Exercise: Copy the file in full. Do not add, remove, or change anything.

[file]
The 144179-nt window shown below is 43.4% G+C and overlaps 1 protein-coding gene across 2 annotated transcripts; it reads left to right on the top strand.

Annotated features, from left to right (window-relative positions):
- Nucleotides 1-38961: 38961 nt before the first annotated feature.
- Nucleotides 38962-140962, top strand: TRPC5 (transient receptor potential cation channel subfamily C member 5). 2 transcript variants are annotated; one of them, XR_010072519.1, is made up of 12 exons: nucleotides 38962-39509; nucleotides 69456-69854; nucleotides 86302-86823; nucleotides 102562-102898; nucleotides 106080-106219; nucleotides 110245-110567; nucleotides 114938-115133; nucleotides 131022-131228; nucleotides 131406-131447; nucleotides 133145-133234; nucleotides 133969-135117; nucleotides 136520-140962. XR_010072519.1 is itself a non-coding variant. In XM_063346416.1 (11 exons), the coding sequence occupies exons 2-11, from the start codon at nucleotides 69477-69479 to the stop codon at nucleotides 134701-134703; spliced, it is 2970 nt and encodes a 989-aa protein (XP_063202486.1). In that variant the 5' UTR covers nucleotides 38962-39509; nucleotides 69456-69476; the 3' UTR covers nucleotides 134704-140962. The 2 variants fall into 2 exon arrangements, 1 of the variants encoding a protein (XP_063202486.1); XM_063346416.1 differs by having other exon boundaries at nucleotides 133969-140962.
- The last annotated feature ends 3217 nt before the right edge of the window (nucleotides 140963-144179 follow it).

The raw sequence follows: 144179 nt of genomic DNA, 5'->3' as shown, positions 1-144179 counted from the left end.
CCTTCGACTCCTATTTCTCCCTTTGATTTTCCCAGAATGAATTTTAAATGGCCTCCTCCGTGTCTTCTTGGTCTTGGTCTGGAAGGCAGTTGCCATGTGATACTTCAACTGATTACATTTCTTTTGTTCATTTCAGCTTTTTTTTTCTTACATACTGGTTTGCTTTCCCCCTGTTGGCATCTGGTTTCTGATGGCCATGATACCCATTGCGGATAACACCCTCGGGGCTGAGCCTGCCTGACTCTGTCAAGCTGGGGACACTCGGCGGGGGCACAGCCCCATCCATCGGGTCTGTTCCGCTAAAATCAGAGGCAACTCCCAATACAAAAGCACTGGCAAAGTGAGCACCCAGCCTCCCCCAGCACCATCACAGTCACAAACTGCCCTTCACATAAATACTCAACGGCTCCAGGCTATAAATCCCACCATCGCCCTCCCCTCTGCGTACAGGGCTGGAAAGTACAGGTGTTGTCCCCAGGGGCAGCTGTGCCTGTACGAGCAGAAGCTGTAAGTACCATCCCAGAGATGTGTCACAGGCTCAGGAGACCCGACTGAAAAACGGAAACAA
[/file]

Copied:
The 144179-nt window shown below is 43.4% G+C and overlaps 1 protein-coding gene across 2 annotated transcripts; it reads left to right on the top strand.

Annotated features, from left to right (window-relative positions):
- Nucleotides 1-38961: 38961 nt before the first annotated feature.
- Nucleotides 38962-140962, top strand: TRPC5 (transient receptor potential cation channel subfamily C member 5). 2 transcript variants are annotated; one of them, XR_010072519.1, is made up of 12 exons: nucleotides 38962-39509; nucleotides 69456-69854; nucleotides 86302-86823; nucleotides 102562-102898; nucleotides 106080-106219; nucleotides 110245-110567; nucleotides 114938-115133; nucleotides 131022-131228; nucleotides 131406-131447; nucleotides 133145-133234; nucleotides 133969-135117; nucleotides 136520-140962. XR_010072519.1 is itself a non-coding variant. In XM_063346416.1 (11 exons), the coding sequence occupies exons 2-11, from the start codon at nucleotides 69477-69479 to the stop codon at nucleotides 134701-134703; spliced, it is 2970 nt and encodes a 989-aa protein (XP_063202486.1). In that variant the 5' UTR covers nucleotides 38962-39509; nucleotides 69456-69476; the 3' UTR covers nucleotides 134704-140962. The 2 variants fall into 2 exon arrangements, 1 of the variants encoding a protein (XP_063202486.1); XM_063346416.1 differs by having other exon boundaries at nucleotides 133969-140962.
- The last annotated feature ends 3217 nt before the right edge of the window (nucleotides 140963-144179 follow it).

The raw sequence follows: 144179 nt of genomic DNA, 5'->3' as shown, positions 1-144179 counted from the left end.
CCTTCGACTCCTATTTCTCCCTTTGATTTTCCCAGAATGAATTTTAAATGGCCTCCTCCGTGTCTTCTTGGTCTTGGTCTGGAAGGCAGTTGCCATGTGATACTTCAACTGATTACATTTCTTTTGTTCATTTCAGCTTTTTTTTTCTTACATACTGGTTTGCTTTCCCCCTGTTGGCATCTGGTTTCTGATGGCCATGATACCCATTGCGGATAACACCCTCGGGGCTGAGCCTGCCTGACTCTGTCAAGCTGGGGACACTCGGCGGGGGCACAGCCCCATCCATCGGGTCTGTTCCGCTAAAATCAGAGGCAACTCCCAATACAAAAGCACTGGCAAAGTGAGCACCCAGCCTCCCCCAGCACCATCACAGTCACAAACTGCCCTTCACATAAATACTCAACGGCTCCAGGCTATAAATCCCACCATCGCCCTCCCCTCTGCGTACAGGGCTGGAAAGTACAGGTGTTGTCCCCAGGGGCAGCTGTGCCTGTACGAGCAGAAGCTGTAAGTACCATCCCAGAGATGTGTCACAGGCTCAGGAGACCCGACTGAAAAACGGAAACAA